Spikes Security founder and chief executive Branden Spikes left his position as the CIO of SpaceX to save your company from ruination.
Spikes is one of Elon Musk’s most trusted lieutenants. And today, the Musk-vetted security guru and his startup raised a cool $11 million first round of funding led by Lakewood & Company, Javelin Venture Partners, and Benhamou Global Ventures to build out their browser-focused security technology.
While at SpaceX, Spikes had a front-row seat to a continual and unrelenting barrage of attempted malware attacks from cyber thugs looking to steal company secrets. That experience at SpaceX, which lasted nearly 10 years, convinced Spikes that the best way to defeat malware begins with safeguarding employee browsers.
“I was the CIO for Elon Musk at all his companies, including SpaceX,” the mild mannered security guru told VentureBeat late Tuesday.
“I was at SpaceX a long time and saw the company change from building spaceships to running them. With this, I saw an opportunity to take my skillset to the next level.”
The startup’s flagship security product is called AirGap. It acts as a barrier against malware designed to get employees to click on an affected link. AirGap functions by first deploying itself outside the company firewall. AirGap creates isolated virtual machines for each web session users request of the network in question.
AirGap, according to Spikes, automatically transforms all web content into a virtual image and delivers it over a proprietary protocol to the client viewer. This means that any malware associated with the infected web content, or the phishing lure, remains firmly outside the firewall.
The $11 million comes at an opportune moment in light of the Target, JP Morgan, Home Depot, and now Staples hacks that affected the accounts of over 300 million customers. Security analysts have blasted these firms for not being proactive outside the moat in isolating and thwarting hits.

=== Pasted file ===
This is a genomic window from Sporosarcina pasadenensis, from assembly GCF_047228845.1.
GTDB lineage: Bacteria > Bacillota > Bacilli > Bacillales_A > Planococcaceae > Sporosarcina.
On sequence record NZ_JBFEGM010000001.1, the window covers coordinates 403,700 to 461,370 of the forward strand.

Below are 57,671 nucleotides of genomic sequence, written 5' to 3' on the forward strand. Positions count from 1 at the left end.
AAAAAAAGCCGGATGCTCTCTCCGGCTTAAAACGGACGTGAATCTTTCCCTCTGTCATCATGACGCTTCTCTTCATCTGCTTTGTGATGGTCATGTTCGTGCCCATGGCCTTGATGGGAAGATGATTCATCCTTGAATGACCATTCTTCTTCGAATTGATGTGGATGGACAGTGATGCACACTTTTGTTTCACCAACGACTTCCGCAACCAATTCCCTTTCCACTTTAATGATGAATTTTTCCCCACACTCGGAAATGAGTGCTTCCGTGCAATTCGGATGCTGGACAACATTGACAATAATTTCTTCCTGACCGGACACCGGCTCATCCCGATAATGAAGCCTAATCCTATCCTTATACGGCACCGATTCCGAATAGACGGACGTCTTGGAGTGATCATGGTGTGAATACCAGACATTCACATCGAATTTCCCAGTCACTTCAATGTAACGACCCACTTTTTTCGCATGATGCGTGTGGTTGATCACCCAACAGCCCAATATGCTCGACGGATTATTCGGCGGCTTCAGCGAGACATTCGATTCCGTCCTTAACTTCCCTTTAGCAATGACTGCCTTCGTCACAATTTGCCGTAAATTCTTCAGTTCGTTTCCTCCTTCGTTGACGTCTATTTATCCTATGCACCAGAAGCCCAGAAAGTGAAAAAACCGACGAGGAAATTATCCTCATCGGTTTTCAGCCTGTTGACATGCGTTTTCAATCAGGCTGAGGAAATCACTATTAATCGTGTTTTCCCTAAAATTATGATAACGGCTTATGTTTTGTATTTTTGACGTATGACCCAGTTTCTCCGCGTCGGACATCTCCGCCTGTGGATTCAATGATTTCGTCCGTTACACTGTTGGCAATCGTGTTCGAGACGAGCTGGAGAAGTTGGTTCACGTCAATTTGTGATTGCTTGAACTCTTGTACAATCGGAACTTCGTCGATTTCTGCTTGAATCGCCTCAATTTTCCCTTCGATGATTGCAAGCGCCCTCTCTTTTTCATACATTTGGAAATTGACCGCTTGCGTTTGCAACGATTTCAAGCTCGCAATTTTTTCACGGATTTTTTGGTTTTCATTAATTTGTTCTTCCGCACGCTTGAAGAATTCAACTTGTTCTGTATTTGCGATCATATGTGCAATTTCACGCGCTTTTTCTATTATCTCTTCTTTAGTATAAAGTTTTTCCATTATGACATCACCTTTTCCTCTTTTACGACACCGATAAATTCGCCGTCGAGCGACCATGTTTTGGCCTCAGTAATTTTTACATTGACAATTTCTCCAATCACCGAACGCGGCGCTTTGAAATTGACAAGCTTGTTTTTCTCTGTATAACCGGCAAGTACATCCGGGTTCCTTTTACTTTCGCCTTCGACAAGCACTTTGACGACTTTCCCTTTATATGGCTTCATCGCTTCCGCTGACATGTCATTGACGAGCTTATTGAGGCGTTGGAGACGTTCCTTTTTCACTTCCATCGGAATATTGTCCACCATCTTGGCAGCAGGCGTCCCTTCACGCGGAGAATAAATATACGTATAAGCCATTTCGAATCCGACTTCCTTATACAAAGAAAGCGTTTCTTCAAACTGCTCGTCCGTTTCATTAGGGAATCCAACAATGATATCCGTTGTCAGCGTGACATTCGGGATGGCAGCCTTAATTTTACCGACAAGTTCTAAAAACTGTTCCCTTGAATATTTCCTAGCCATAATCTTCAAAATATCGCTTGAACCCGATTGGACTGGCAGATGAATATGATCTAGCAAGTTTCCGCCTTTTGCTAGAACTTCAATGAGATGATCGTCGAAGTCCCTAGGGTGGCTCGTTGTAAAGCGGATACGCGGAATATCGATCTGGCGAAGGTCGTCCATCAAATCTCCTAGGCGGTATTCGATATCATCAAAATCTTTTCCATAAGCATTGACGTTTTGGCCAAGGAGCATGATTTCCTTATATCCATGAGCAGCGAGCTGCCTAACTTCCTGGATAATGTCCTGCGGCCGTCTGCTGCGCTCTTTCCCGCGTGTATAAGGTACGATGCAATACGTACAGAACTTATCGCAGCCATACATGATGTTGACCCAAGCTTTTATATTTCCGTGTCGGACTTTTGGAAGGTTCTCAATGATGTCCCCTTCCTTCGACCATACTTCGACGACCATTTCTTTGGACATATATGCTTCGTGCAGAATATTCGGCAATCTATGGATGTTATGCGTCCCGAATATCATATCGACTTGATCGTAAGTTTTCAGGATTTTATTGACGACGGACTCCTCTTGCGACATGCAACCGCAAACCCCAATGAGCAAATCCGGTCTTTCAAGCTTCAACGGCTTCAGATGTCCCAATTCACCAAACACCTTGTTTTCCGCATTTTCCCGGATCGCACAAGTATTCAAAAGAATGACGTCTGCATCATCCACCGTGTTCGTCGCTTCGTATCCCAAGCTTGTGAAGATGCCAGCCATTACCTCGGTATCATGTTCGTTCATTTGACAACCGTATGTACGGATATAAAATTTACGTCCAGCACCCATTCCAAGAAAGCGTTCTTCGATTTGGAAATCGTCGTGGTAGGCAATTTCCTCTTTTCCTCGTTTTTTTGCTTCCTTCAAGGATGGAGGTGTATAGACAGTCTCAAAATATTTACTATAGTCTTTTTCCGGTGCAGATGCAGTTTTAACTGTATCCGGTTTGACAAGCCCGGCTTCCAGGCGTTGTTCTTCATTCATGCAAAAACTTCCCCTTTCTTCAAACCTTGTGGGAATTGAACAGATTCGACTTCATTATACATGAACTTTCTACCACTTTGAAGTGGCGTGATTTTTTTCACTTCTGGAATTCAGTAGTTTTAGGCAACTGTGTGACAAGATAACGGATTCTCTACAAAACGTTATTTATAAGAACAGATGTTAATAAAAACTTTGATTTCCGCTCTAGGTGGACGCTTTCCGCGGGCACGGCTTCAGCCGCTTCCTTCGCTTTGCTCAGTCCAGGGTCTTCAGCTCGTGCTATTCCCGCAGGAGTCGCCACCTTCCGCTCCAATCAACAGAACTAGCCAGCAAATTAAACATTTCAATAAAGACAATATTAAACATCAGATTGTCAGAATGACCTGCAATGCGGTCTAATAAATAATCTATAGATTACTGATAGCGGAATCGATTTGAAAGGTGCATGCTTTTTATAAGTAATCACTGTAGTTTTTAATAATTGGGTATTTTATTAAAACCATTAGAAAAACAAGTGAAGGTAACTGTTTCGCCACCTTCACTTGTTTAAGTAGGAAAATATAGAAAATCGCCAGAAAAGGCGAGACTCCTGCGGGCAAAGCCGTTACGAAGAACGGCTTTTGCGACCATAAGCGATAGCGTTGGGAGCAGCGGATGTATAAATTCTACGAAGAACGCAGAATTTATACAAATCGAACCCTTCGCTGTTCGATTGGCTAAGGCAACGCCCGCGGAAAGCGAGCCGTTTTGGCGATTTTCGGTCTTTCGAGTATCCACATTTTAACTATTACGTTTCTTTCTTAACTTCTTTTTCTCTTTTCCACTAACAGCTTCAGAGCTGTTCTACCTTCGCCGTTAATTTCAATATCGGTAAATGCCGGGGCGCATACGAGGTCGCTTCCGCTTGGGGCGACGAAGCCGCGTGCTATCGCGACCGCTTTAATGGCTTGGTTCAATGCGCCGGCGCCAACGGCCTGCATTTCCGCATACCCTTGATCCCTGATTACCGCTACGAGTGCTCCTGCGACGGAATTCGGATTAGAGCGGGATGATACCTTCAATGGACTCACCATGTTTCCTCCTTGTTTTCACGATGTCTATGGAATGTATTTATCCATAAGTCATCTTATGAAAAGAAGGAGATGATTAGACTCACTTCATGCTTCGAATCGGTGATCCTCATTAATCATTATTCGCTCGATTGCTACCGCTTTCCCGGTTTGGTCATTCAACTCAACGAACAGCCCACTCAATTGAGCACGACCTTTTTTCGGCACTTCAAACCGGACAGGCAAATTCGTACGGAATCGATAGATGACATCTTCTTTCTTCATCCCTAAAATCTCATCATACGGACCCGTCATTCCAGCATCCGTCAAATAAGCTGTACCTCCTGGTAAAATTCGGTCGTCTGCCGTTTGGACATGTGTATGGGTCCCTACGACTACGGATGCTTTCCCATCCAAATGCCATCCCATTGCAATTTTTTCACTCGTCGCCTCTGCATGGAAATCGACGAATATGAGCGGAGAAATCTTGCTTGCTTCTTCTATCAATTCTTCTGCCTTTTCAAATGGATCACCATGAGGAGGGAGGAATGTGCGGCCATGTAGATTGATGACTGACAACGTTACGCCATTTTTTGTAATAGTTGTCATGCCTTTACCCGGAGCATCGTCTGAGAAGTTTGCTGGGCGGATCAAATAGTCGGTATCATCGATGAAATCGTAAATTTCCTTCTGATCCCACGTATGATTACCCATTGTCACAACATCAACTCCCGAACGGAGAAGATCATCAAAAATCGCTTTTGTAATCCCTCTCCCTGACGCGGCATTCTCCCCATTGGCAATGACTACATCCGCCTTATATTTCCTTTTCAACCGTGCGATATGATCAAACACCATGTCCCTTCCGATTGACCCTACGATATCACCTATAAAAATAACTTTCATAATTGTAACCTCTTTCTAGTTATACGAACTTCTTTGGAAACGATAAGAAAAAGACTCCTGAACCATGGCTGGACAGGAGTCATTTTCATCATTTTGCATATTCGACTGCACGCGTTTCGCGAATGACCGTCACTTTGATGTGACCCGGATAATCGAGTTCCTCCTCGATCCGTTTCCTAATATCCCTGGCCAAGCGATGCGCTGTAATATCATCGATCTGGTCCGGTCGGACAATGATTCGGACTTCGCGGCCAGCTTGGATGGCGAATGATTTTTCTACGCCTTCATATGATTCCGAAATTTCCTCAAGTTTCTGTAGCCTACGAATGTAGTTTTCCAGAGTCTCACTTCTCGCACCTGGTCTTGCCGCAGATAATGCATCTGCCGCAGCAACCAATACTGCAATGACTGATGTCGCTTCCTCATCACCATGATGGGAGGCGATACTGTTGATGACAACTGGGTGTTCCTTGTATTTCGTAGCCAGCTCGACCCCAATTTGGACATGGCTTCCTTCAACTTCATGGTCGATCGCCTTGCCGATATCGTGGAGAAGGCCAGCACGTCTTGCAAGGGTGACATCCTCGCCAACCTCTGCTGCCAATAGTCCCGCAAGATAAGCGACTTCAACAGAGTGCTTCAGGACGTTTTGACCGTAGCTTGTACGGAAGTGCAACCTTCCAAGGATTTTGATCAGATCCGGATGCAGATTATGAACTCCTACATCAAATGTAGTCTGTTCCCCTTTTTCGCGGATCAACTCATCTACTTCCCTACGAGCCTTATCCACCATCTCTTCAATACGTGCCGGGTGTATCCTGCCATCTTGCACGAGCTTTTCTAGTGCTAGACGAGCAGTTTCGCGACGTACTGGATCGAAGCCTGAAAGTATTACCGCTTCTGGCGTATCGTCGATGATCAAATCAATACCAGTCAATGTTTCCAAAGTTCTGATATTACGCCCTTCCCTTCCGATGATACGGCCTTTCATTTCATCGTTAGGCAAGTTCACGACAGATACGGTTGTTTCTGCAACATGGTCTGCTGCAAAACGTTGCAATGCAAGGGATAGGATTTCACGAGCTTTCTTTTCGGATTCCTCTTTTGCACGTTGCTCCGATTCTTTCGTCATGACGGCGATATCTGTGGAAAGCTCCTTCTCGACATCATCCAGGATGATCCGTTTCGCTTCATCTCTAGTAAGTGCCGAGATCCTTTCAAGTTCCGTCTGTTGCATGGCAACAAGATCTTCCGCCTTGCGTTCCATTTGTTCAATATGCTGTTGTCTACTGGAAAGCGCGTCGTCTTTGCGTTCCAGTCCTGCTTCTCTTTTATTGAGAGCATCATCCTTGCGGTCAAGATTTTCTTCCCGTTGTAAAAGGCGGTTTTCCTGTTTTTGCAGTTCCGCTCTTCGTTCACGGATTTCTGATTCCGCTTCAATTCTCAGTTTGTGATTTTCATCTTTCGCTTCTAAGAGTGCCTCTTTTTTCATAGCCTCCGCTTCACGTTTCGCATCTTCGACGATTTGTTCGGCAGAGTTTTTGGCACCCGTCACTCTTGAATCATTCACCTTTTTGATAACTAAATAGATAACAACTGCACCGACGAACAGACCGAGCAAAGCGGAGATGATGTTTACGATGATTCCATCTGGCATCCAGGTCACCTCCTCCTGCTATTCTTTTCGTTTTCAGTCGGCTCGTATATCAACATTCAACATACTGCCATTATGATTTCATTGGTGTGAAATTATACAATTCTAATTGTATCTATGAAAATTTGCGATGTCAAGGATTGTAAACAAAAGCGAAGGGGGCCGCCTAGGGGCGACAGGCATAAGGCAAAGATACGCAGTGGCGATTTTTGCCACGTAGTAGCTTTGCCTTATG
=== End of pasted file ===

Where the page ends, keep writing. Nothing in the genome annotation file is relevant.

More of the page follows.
In fact, the viruses that infected those companies lay undetected for months, wreaking serious damage, the extent of which is still being tallied. This fact is not lost upon the studious though laid-back Spikes, who bailed on college to pursue his dream with Musk.
In fact, Spikes posits that if the current cycle of successful attacks against American government and industry continues unabated, the U.S. could very well find itself erecting a barrier akin to the ‘Great Firewall of China” to lock the grid down. China tightly controls user access, and Spikes said at if the security community doesn’t get it soon, the U.S. may have no alternative other than to lock down the entire Internet infrastructure here to protect against malware.
Really, though, his experience working “with Ph.D. rocket scientists with severe senses of entitlement that couldn’t be told anything” shaped the vision for his startup because network security was the last thing on their minds, even though it was one of the most important in keeping Chinese government hack teams from boosting SpaceX’s virtual DNA.
“With infected browsers, there was no elegant solution to that problem. At SpaceX, we defended the network successfully against a never-ending stream of attacks. It was very scary,” he said.
“SpaceX does a great job of security. If we don’t solve this problem, it is a ticking time bomb for all these companies,” Spikes said.